13/02/2013 - 07:21

Negatives piling up for Gillard’s Labor

13/02/2013 - 07:21


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Julia Gillard may be busy running the country, dealing with ministerial resignations and the ongoing fallout from the Craig Thompson scandal, but speculation about what she knew of the Bruce Wilson/AWU ‘slush fund’ won’t go away.

STILL IN IT: For some, the prime minister hasn’t cleared the air over the AWU affair of 20 years ago. Photo: Grant Currall

Julia Gillard may be busy running the country, dealing with ministerial resignations and the ongoing fallout from the Craig Thompson scandal, but speculation about what she knew of the Bruce Wilson/AWU ‘slush fund’ won’t go away.

MY three favourite politically focused quotes came from a US president, a US general, and a former Georgian bank robber who became the Soviet Union’s paramount leader.

They are: “The buck stops here” (President Harry S Truman); “I shall return” (General Douglas Mac Arthur); and “One death is a tragedy, a million is a statistic” (Josef Stalin).

Each encapsulates our understanding of each of these men.

Truman was someone who believed in accepting personal responsibility, instead of long-winded denials and excuses, making him unlike so many politicians before, and, unfortunately, since.

MacArthur, a soldier/a manager of violence, never countenanced defeat, until, of course, President Truman relieved him of his command during the Korean War. And while there is some doubt about the authenticity of the Stalin quote, this sentiment is precisely what you’d expect from a hardened criminal who rose to lead the Bolshevik Party, enabling him to become a genocidal killer of innocent men, women, and children.

While pondering their lines I wondered if perhaps an Australian public figure, past or present, had matched them.

I began with our inaugural prime minister, Edmund Barton, but couldn’t recall anything memorable he’d ever said.

I then moved up the prime ministerial ladder towards Julia Gillard.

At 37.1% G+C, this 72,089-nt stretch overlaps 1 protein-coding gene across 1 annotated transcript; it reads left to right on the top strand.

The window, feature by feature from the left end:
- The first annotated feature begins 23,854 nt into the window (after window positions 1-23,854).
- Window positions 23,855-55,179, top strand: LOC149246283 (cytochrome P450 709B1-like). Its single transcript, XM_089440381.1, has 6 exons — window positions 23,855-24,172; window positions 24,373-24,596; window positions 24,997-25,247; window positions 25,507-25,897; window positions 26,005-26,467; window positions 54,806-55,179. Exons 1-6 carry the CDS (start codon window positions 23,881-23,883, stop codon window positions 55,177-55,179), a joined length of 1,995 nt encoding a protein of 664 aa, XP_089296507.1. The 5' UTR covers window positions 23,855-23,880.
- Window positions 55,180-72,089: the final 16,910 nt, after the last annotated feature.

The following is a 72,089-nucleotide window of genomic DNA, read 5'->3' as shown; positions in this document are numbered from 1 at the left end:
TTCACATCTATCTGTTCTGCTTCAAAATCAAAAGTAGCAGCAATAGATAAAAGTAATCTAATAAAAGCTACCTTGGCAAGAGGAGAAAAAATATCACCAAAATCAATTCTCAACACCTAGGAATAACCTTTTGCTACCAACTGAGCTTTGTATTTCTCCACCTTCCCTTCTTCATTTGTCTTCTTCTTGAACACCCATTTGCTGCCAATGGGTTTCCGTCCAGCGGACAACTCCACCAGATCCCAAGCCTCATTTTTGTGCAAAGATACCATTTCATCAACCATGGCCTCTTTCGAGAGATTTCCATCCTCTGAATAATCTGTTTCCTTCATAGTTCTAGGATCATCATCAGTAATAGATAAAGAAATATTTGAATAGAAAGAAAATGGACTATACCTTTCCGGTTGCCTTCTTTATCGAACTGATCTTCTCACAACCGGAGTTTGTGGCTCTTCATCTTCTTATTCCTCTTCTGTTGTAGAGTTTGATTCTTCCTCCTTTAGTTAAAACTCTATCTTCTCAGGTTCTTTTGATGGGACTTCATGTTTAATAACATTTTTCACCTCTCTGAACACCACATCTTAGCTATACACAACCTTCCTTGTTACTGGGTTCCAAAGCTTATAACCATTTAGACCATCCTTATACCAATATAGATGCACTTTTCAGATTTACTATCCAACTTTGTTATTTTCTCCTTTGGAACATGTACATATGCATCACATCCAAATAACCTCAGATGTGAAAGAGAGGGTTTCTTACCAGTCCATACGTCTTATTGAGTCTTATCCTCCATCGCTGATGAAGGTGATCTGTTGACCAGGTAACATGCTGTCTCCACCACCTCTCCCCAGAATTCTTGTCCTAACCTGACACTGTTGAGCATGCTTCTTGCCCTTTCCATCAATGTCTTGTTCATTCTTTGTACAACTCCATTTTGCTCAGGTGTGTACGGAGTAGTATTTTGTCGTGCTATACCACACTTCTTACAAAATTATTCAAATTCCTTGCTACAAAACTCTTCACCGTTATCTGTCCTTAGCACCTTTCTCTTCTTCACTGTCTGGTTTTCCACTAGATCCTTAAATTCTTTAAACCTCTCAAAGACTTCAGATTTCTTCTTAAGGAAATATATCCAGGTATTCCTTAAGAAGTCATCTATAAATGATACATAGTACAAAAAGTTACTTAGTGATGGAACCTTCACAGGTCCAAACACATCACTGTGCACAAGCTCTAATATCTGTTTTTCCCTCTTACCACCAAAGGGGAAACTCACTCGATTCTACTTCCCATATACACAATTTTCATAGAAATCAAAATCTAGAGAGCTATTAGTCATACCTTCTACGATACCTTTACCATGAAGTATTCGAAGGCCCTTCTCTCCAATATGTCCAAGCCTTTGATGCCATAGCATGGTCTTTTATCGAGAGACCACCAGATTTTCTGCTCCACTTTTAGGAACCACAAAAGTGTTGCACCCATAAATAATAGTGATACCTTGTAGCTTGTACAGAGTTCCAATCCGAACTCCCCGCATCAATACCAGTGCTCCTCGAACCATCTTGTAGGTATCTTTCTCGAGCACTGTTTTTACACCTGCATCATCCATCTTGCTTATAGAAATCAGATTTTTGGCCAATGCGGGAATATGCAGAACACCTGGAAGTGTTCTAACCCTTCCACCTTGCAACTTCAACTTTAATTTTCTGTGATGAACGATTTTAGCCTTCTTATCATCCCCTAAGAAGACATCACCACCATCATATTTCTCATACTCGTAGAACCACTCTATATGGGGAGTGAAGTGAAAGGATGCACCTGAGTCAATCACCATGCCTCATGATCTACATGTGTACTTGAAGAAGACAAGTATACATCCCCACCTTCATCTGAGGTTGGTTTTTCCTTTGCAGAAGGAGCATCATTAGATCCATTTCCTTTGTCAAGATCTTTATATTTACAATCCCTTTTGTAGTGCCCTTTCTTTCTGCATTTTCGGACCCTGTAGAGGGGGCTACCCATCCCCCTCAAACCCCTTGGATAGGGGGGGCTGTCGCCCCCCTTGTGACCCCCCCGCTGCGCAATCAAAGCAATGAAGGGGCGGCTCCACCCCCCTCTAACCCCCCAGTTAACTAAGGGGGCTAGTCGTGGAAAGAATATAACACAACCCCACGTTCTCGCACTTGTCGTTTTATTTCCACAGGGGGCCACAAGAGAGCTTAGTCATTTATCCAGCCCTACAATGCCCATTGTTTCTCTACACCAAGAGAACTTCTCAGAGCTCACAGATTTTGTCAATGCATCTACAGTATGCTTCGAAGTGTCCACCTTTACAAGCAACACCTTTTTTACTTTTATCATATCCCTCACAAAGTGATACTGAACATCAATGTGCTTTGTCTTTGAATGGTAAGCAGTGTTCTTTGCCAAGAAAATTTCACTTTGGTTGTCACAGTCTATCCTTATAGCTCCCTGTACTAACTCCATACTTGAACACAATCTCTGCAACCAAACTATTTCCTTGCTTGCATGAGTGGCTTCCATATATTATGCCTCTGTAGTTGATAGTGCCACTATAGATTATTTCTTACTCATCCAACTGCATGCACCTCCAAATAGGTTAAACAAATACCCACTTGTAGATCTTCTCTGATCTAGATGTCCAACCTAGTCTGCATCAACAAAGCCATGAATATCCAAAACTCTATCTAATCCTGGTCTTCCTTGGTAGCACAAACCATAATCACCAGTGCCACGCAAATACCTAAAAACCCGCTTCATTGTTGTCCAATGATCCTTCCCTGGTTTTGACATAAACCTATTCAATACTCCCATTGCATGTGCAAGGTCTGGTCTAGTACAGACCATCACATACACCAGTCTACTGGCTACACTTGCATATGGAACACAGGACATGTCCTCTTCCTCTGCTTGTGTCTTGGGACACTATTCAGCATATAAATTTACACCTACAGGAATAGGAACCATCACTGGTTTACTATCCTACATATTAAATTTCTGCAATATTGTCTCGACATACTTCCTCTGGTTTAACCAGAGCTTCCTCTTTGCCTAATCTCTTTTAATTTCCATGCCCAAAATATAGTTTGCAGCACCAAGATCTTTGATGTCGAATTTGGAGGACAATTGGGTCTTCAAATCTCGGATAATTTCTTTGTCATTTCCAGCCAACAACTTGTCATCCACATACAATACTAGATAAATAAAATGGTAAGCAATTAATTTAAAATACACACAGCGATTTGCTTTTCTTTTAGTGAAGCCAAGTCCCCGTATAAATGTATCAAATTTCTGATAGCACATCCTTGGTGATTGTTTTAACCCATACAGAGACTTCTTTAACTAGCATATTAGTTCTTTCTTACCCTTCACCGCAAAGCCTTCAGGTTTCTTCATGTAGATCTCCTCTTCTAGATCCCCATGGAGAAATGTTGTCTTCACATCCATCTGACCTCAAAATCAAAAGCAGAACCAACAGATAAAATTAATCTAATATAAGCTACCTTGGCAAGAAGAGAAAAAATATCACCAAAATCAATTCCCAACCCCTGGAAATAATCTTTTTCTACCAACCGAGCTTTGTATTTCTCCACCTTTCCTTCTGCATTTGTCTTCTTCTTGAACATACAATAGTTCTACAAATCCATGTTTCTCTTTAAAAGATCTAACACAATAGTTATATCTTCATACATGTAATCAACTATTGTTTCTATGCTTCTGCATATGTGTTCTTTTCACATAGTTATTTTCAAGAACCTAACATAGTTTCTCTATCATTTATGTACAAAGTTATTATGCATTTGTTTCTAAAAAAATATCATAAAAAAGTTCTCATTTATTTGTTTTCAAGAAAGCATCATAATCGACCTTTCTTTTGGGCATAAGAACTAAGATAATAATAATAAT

The only inspiring prime ministerial line that came to mind before reaching Ms Gillard was Labor PM Andrew Fisher’s 1914 pledge of loyalty to Great Britain in her titanic struggle with Germany and the Austro-Hungarian Empire that Australia would stand firm “to the last man and the last shilling”.

However, before reaching The Lodge’s current occupant, Ned Kelly’s nearly 150-year-old three worder - ‘Such is life’ - came to mind, although it’s claimed he in fact said something quite different as he approached the gallows on November 11 1880: “Ah well, I suppose it has come to this”.

But back to Ms Gillard, who is author of three memorable ones likely to stand the test of time and be requoted whenever conversations turn to her.

“I was young and naive,” she’s reported to have claimed when quizzed by Canberra-based journalist, Glen Milne, about her former lover, Bruce Wilson’s now infamous privately controlled secret AWU Workplace Reform Association, which she’d created while a partner with Melbourne law firm Slater & Gordon.

Another memorable one is: “It was a slush fund”, uttered while explaining to Slater & Gordon partners why she’d created an association they knew nothing about.

They immediately interviewed her after learning she’d failed to open a file at Slater & Gordon, which represented Mr Wilson’s union.

Soon after, Ms Gillard left Slater & Gordon, and would eventually emerge as chief-of-staff for Victorian Labor leader, John Brumby.

Unfortunately for Ms Gillard, word of that slush fund leaked, leading to her being named in Victoria’s parliament.

But her third one liner is likely to be even more memorable: “There will be no carbon tax under the government I lead.”

For me, the three quotes together encapsulate the essence of ‘Gillardism’; her two-decade-long struggle with a crucial remnant of a romance, and promising voters one thing but doing another, with no sign of regret.